When we talk about digital file size, we use measurements and units like Megabyte, Gigabyte or Terabyte. Little you might not know, what’s displaying in your Windows Explorer are NOT the same unit you had thought. Windows calculates file size in MiB (Mebibyte), GiB (Gibibyte) and TiB (Tebibyte) BUT displays them in MB, GB or TB. The differences are
10243 GiB (Gibibyte) vs. 10003GB (Gigabyte)
So files will appear less than what they might be quoted for on Windows vs. another platform. A 1,000,000,000 byte ( 1000^3 ) 1 gigabyte in Windows will show as 0.931323 Gib (Gigabyte) aka GB in Windows explorer.
That means depends on how you are looking at the data, Windows is either making it arbitrary less than what it may appear or your file would grow in size when viewed from a different platform. Below is an example illustrating the same file with the exact same number of bytes, but showing different size in kilobytes between Linux vs Windows.
A 8,422 bytes of CSV file displays 8.22 KB under Windows Explorer, and the exact same file under Linux it’s showing 8.4 KB. The latter is a more accurate representation of kilobytes.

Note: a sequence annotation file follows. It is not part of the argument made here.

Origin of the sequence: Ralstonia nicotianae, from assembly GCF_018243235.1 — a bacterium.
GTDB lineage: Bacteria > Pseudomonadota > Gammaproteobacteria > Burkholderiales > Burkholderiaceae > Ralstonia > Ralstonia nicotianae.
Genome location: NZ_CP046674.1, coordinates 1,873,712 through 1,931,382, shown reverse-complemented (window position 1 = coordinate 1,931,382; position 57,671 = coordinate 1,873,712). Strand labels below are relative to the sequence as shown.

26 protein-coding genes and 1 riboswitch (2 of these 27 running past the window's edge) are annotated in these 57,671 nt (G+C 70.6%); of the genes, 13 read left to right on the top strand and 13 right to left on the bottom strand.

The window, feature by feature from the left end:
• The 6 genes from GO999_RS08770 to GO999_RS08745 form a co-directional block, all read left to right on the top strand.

By now you may ask, so why is Microsoft doing this to mislead their users? There is a post by Raymond Chan, a long time Microsoft Developer shed some light on the history and the reason behind such unconventional units and why it decided to not use the guidance of the IEC.
Although the International Electronic Commission established the term kibibyte for 1024 bytes, with the abbreviation KiB, Windows Explorer continues to use the abbreviation KB. Why doesn’t Explorer get with the program?
Because nobody else is on the program either.
In other words, the entire computing industry has ignored the guidance of the IEC.
Sometimes such difference is insignificant, however as the unit grow larger the different between the two measurements will grow. If you need an accurate file size reader, do not look at the shorten KB, MB or TB units. Instead, focus on the number of bytes, this number yields the same regardless which platform and it shows exactly how large the file is in bytes.
Co-founder of Next of Windows and a cool geek 🙂
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Last updated: 03/18/2016